Free write inspired by The People's Republic of Valerie May 5, 2017

by Daemond Arrindell

in the dark present, one of the 7 calls out to us
and speaks of steps forward and an elegant gown
and as the brightness chases the darkness into the past
we see there is no dress

no pomp or circumstance or ceremony
just the being
just the being
just the being
an echoed reminder that every moment is unfolding
with us at centerstage, there is only right now
just the being
just the being
just the being

being, not just a reason, not just a place
not science fiction or religion
this is no spaceship, this is not a dream
we are being, just being, right now, together

we accept the challenge
don't interface, don't interfere

where are we?

we have bigger problems than the where
and the only thing that matters
is that it is happening right now

we learn to be invisible
it is survival to blend into the masses
but we still want the risk of standout

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Ambassador Note on The People's Republic of Valerie: Kristen Kosmas May 5, 2017

by Koushik Ghosh

“…The desire of the moth for the star,
Of the night for the morrow,
The devotion to something afar
From the sphere of our sorrow?…”

– P.B. Shelley


Kristen Kosmas, spoke to me with a candor that I found deeply endearing. She spoke to me of sadness and shock at what she has seen recently. She spoke of human conflicts, announcements of bombings and escalating violence, impending destruction of habitat, the epidemic of banal assertion of power by state actors. Yet, through it all what was striking, was her intuition of hope and possibility. 

Kristen always begins with herself and her thoughts that leap or are flat and slowly translates it to text. As the company of her thoughts begin to feel solitary and confining she reaches out larger and larger, expanding, and including, a director, she admires (Paul Budraitis), a scenographer (Peter Ksander) she loves collaborating with, and finally, the actors (seven; seemed like an...

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On the Cartography Apr 24, 2017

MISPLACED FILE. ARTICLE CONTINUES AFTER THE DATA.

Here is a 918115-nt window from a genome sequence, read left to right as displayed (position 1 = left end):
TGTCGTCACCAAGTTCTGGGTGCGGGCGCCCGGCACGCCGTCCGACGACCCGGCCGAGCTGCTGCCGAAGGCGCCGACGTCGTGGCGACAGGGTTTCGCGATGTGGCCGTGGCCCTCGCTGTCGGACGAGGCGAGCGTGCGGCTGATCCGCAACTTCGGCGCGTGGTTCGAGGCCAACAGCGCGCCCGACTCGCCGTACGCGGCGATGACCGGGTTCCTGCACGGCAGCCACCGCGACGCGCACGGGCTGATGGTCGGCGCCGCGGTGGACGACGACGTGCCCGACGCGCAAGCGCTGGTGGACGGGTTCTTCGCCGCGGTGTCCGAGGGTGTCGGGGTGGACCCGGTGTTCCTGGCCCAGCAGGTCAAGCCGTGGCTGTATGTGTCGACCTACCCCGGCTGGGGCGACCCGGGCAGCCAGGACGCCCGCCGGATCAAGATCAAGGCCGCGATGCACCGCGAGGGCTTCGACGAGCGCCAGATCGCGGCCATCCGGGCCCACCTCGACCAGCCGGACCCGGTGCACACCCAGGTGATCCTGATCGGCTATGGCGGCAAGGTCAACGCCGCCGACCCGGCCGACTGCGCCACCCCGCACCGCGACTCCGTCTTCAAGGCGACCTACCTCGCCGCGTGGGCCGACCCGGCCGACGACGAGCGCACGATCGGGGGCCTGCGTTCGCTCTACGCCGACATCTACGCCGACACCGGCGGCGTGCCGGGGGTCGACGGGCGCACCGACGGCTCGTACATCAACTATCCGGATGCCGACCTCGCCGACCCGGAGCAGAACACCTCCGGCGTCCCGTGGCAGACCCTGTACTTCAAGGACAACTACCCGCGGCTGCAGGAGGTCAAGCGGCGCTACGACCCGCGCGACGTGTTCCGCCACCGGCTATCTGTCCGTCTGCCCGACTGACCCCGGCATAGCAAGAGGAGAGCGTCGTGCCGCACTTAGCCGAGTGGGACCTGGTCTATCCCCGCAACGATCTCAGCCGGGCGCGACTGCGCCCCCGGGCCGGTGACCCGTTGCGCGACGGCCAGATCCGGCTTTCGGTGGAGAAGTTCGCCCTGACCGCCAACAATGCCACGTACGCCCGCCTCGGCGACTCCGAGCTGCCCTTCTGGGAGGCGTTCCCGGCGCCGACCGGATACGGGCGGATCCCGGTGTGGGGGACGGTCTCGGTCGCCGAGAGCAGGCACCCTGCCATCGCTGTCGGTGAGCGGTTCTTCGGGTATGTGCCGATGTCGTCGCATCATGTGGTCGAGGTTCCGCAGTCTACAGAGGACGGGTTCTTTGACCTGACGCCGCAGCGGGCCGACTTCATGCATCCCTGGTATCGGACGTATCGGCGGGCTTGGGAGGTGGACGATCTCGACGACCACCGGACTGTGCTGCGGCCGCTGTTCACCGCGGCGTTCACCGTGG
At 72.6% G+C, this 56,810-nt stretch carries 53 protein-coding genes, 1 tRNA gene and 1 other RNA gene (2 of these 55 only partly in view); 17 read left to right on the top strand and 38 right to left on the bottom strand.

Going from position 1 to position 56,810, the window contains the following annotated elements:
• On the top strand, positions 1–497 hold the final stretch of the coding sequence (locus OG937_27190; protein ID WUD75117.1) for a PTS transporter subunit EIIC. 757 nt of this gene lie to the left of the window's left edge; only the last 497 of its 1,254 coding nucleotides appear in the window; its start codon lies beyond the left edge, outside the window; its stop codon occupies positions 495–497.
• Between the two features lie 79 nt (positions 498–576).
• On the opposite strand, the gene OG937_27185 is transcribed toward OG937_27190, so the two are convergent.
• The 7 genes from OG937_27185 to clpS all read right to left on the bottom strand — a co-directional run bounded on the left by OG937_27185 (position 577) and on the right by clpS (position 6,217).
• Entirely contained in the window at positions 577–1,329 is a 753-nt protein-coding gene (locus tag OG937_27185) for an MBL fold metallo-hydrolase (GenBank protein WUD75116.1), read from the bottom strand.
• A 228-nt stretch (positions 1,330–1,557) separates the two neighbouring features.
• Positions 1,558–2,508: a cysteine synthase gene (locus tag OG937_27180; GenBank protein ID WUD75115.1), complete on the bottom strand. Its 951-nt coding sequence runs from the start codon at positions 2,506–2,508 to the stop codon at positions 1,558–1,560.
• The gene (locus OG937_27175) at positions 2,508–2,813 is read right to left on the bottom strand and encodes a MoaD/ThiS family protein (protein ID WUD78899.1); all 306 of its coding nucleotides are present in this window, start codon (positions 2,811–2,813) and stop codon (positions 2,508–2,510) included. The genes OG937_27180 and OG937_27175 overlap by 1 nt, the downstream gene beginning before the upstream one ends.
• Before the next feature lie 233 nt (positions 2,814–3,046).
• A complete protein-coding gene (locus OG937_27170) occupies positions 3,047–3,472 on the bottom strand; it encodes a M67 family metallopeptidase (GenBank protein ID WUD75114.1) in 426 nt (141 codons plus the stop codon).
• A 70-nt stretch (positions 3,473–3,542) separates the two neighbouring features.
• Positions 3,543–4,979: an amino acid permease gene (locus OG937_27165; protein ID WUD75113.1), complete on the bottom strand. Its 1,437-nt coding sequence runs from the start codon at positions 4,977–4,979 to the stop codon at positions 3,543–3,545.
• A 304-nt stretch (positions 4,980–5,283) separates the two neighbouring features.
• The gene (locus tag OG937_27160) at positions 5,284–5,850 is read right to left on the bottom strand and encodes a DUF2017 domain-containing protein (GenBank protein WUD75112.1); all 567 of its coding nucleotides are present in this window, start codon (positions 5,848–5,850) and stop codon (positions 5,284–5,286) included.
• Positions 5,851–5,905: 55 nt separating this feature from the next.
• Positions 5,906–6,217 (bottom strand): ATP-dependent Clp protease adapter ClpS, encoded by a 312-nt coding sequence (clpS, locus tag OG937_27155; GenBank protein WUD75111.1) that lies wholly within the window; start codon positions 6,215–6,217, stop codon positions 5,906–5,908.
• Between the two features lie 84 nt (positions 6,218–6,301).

by Kristen Kosmas

I met Leon Finley at a Sarah Schulman reading at the Seattle Public Library in January. He was sitting in front of me, and I noticed that we were nodding emphatically— like, with our whole bodies— at all the same lines from the book (Conflict is Not Abuse), and at all the same points in the conversation between Schulman and Mattilda Bernstein Sycamore that followed the reading. Naturally I wanted to meet this person who agreed whole-heartedly, and whole-bodily, with everything I agreed with, so I introduced myself to him after the event and we exchanged contact information. Then we actually contacted each other! And we met for coffee. And while we were having coffee, Leon showed me some pictures of his artwork, and I loved it immediately. 

For a long time I had the idea that this...

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Symphony of Sorrowful Songs: A Review of The Institute of Memory (TIMe) Apr 21, 2017

by Natalie Singer-Velush

Psychologists have known for a long time that serious trauma, such as that imprinted through violence and in wartime, can create mental and physical illness that can be passed down genetically through generations. But how this happens is still being understood. Just this week new research was released that shows that certain molecules, altered by traumatic stress and in turn causing depression and other effects, are transferred via sperm.

I became interested in inherited trauma while researching and writing my own memoir, which explores a legacy of being interrogated and my Jewish ancestors’ experience being hunted. How much is remembered in the cells? I have wondered, feeling many times as though I am wandering a kind of wilderness of loneliness, where that came from?